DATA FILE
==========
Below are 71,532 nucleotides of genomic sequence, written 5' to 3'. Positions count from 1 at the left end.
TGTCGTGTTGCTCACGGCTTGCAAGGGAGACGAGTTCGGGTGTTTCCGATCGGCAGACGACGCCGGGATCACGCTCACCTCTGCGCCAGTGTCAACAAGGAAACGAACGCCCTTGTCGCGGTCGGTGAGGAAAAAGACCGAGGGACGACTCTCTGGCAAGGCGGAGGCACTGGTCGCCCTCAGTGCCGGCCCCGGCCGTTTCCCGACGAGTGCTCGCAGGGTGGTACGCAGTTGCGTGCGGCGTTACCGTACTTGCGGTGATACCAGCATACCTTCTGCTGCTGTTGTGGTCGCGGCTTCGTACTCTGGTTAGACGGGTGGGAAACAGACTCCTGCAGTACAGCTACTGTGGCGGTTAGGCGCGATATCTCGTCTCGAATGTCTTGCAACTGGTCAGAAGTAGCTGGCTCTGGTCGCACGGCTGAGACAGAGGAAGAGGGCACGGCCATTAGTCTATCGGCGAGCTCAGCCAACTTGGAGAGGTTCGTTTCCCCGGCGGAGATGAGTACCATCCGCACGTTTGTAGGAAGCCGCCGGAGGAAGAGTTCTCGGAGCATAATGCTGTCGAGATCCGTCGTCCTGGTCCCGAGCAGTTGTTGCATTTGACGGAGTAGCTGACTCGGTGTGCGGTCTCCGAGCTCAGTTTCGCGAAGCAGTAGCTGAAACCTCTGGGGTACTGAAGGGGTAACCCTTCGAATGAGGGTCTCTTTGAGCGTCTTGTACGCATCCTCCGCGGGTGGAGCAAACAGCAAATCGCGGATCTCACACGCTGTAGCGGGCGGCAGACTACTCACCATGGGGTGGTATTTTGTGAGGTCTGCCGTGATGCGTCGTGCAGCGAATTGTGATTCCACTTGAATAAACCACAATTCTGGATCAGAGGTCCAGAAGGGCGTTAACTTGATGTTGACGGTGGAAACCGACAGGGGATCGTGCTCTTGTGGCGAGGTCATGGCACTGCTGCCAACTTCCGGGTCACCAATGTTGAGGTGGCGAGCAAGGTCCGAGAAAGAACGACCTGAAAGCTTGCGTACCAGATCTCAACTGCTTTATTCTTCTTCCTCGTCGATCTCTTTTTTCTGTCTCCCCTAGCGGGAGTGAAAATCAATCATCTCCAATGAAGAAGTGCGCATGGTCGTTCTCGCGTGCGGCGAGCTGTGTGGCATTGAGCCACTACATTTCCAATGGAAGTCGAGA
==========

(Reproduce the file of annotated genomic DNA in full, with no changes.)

Below are 71,532 nucleotides of genomic sequence, written 5' to 3'. Positions count from 1 at the left end.
TGTCGTGTTGCTCACGGCTTGCAAGGGAGACGAGTTCGGGTGTTTCCGATCGGCAGACGACGCCGGGATCACGCTCACCTCTGCGCCAGTGTCAACAAGGAAACGAACGCCCTTGTCGCGGTCGGTGAGGAAAAAGACCGAGGGACGACTCTCTGGCAAGGCGGAGGCACTGGTCGCCCTCAGTGCCGGCCCCGGCCGTTTCCCGACGAGTGCTCGCAGGGTGGTACGCAGTTGCGTGCGGCGTTACCGTACTTGCGGTGATACCAGCATACCTTCTGCTGCTGTTGTGGTCGCGGCTTCGTACTCTGGTTAGACGGGTGGGAAACAGACTCCTGCAGTACAGCTACTGTGGCGGTTAGGCGCGATATCTCGTCTCGAATGTCTTGCAACTGGTCAGAAGTAGCTGGCTCTGGTCGCACGGCTGAGACAGAGGAAGAGGGCACGGCCATTAGTCTATCGGCGAGCTCAGCCAACTTGGAGAGGTTCGTTTCCCCGGCGGAGATGAGTACCATCCGCACGTTTGTAGGAAGCCGCCGGAGGAAGAGTTCTCGGAGCATAATGCTGTCGAGATCCGTCGTCCTGGTCCCGAGCAGTTGTTGCATTTGACGGAGTAGCTGACTCGGTGTGCGGTCTCCGAGCTCAGTTTCGCGAAGCAGTAGCTGAAACCTCTGGGGTACTGAAGGGGTAACCCTTCGAATGAGGGTCTCTTTGAGCGTCTTGTACGCATCCTCCGCGGGTGGAGCAAACAGCAAATCGCGGATCTCACACGCTGTAGCGGGCGGCAGACTACTCACCATGGGGTGGTATTTTGTGAGGTCTGCCGTGATGCGTCGTGCAGCGAATTGTGATTCCACTTGAATAAACCACAATTCTGGATCAGAGGTCCAGAAGGGCGTTAACTTGATGTTGACGGTGGAAACCGACAGGGGATCGTGCTCTTGTGGCGAGGTCATGGCACTGCTGCCAACTTCCGGGTCACCAATGTTGAGGTGGCGAGCAAGGTCCGAGAAAGAACGACCTGAAAGCTTGCGTACCAGATCTCAACTGCTTTATTCTTCTTCCTCGTCGATCTCTTTTTTCTGTCTCCCCTAGCGGGAGTGAAAATCAATCATCTCCAATGAAGAAGTGCGCATGGTCGTTCTCGCGTGCGGCGAGCTGTGTGGCATTGAGCCACTACATTTCCAATGGAAGTCGAGA